Coincidentally, I'm testing the Vref voltages on my spares right now to pick a replacement for the one in my updated James Miller version GPSDO after seeing the EFC voltage wandering up and down between a low of 2.282 and a high of 2,287 volts over the past week or two with an unexpected excursion to 2.288 volts and a sudden plummet to 2.243 after drumming my fingers on top of the GPSDO just prior to inverting it to apply the full 2G tipover treatment. The output shifted some 2 or 3 cycle's worth against my RFS before the PLL output caught up and restored stability, eventually settling at 2.2865v where it had been hovering about +/- 0.5mV an hour or so earlier.

 Despite it responding as expected to the next 2GT effect test with no weird response to my finger drumming vibration test, I've decided to change it out since its ageing trend has been so dominated by these up and down excursions, it's been impossible to determine whether it is following an ageing trend of any sort.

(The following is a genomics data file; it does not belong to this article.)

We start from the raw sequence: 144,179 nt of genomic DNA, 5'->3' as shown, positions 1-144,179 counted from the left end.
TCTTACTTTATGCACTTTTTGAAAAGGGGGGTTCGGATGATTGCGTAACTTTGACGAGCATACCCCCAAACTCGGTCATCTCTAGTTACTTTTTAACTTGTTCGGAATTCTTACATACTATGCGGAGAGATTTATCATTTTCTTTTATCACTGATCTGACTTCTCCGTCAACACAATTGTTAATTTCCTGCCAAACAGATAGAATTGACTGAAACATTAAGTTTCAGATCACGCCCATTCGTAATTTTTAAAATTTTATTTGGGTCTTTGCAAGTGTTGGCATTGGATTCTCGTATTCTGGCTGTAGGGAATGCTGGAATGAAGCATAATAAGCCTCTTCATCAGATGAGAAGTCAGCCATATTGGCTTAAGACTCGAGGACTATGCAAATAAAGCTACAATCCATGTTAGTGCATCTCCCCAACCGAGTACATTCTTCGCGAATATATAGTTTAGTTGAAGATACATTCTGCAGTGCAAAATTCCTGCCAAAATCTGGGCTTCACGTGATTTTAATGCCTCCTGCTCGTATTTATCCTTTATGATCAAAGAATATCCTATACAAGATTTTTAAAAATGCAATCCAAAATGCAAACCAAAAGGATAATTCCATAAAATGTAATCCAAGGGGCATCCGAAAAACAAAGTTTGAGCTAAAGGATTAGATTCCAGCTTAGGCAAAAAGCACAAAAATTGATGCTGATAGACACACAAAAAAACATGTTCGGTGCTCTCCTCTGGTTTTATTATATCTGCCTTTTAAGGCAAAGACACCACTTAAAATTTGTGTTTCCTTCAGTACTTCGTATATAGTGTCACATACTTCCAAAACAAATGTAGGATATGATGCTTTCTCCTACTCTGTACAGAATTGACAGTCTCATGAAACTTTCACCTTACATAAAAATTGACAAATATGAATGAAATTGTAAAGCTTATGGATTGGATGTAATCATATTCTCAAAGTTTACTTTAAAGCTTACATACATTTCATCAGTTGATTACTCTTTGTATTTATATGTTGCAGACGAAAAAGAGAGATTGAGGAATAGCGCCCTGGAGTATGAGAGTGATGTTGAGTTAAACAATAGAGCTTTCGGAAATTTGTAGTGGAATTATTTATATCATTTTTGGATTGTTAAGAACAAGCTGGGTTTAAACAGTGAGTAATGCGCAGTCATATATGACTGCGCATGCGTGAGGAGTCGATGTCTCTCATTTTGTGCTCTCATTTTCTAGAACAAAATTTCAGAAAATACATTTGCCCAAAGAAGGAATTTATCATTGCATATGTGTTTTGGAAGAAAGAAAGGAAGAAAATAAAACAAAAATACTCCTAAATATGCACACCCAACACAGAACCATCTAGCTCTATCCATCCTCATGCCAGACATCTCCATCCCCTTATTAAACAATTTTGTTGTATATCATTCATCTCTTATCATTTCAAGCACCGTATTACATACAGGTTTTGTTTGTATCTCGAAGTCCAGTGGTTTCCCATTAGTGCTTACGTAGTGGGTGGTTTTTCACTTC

The 13MHz CQE OCXO I'd used in my MK I had exhibited a positive EFC aging trend of around 1mV per week within the power off/power on induced retrace events where the EFC would slowly drop to a mV or two below the previous high tide value before getting back on track and resume its upward trend a day or two later.

 Although I'm mindful of the possibility of it being an intermittent fault elsewhere, I'll go after the most likely culprit and swap out the OCXO first before trying to prove the existence of an intermittent fault that may or may not actually be present. It's not the easiest of components to swap out but I have to start somewhere. :(

John
 

Offline thinkfat

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Re: Lars DIY GPSDO with Arduino and 1ns resolution TIC